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Postby sapz » Thu Dec 12, 2013 3:48 pm

Hi there!

I encountered a sentence, "Neque enim dictatura mihi unquam animos fecit, ut ne exsilium quidem ademit".
What exactly is the purpose of "animos" (plural acc) here? Why is it plural? Is it something along the lines of "Dictatureship never uplifted my spirits (plural)"?

Thanks :)
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Re: Animos

Postby adrianus » Thu Dec 12, 2013 7:00 pm

Est pluraliter ut dicis, sapz. // Exactly, in the plural: spirits, passions
http://www.perseus.tufts.edu/hopper/text?doc=Perseus%3Atext%3A1999.04.0059%3Aentry%3Danimus wrote:2. In particular, some one specific emotion, inclination, or passion (honorable or base; in this signif., in the poets and prose writers, very freq. in the plur.). —a. Courage, spirit...b. Haughtiness, arrogance, pride...c. Violent passion, vehemence, wrath...d. Moderation, patience, calmness, contentedness, in the phrase aequus animus, an even mind...e. Agreeable feeling, pleasure, delight...f. Disposition toward any one...to be well disposed...kind, friendly feeling, affection, kindness, liberality...my heart, my soul...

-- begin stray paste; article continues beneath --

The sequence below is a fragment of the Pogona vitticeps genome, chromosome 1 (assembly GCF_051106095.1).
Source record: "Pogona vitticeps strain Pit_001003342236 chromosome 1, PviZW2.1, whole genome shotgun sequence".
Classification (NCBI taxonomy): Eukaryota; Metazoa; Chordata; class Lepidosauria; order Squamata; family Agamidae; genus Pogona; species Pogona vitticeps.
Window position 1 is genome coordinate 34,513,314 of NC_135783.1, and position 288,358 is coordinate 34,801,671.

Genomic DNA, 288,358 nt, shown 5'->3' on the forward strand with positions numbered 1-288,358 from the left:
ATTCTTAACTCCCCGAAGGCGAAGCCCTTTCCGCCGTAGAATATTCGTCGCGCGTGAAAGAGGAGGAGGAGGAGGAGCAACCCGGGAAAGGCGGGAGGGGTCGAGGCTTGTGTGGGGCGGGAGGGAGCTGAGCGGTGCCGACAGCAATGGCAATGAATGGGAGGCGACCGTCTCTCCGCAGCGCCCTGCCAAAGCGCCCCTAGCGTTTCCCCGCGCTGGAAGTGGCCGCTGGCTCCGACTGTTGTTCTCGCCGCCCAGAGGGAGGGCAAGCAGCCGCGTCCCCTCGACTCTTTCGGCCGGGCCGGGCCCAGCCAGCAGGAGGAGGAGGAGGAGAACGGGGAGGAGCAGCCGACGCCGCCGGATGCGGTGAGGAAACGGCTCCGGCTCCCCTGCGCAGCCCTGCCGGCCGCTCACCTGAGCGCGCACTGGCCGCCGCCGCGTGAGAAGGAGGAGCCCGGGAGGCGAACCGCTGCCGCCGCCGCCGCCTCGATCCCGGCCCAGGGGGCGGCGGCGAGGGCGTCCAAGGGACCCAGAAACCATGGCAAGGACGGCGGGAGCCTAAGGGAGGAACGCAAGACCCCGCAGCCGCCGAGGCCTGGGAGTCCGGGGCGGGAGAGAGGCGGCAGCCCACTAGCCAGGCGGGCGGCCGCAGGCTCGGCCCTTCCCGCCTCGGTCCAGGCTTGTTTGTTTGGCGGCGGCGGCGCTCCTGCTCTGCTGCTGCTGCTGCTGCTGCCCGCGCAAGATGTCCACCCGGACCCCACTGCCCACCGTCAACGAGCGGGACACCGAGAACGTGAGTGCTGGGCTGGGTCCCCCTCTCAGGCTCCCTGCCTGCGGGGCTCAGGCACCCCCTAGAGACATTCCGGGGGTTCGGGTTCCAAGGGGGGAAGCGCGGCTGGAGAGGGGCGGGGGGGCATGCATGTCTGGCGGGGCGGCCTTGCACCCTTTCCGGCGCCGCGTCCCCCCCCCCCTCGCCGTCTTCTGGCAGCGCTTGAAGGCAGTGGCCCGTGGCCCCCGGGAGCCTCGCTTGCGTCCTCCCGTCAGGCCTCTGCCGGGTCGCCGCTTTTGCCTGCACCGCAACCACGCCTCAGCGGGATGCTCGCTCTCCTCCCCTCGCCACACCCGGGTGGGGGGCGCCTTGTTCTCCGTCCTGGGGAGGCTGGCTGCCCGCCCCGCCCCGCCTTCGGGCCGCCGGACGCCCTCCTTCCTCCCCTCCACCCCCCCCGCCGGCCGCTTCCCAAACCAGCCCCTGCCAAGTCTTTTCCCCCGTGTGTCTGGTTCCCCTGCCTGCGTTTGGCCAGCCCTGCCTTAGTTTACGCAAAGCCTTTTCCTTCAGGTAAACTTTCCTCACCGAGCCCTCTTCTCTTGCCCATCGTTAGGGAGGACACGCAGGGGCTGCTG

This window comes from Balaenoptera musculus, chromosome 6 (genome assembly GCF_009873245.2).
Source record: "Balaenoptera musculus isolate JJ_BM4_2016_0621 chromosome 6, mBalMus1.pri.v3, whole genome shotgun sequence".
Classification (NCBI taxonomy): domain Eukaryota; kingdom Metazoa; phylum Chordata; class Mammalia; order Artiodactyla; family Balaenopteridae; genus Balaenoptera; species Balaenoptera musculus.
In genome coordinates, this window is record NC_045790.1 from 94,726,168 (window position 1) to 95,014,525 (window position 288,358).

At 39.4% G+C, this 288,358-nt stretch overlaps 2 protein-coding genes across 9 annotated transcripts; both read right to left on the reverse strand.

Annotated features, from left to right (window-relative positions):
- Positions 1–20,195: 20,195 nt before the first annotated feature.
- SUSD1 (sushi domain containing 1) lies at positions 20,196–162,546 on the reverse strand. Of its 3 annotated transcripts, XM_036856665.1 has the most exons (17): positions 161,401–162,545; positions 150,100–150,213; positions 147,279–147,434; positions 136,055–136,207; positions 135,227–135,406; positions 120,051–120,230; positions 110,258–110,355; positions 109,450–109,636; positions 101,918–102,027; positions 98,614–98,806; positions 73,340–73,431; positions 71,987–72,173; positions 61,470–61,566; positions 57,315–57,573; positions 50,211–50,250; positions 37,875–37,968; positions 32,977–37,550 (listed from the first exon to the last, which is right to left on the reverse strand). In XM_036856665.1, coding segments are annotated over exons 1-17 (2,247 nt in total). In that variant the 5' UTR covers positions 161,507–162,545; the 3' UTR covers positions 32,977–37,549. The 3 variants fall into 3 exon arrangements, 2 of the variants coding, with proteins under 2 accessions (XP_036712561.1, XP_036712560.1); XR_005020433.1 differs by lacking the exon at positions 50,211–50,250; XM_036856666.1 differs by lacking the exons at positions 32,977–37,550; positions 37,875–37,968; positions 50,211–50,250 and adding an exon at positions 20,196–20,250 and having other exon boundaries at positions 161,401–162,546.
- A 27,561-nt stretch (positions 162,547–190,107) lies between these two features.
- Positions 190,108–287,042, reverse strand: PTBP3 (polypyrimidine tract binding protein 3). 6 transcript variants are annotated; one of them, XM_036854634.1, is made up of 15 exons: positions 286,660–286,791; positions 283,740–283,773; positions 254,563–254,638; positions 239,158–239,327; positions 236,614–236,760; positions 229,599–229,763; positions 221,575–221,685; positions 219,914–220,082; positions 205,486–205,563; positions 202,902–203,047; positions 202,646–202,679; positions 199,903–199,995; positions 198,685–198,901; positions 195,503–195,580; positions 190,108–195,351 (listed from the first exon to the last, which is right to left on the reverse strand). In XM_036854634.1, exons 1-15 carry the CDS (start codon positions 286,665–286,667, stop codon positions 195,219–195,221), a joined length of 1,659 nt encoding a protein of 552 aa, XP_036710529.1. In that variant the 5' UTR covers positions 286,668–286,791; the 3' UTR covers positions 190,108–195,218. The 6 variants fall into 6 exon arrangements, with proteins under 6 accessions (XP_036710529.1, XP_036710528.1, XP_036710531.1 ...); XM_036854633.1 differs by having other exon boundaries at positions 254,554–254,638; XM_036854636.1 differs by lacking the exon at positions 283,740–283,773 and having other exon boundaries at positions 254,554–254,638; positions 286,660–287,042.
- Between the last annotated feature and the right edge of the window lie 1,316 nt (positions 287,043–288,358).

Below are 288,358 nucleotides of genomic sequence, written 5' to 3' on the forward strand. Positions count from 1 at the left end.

I'm writing in Latin hoping for correction, and not because I'm confident in how I express myself. Latinè scribo ut ab omnibus corrigar, non quod confidenter me exprimam.
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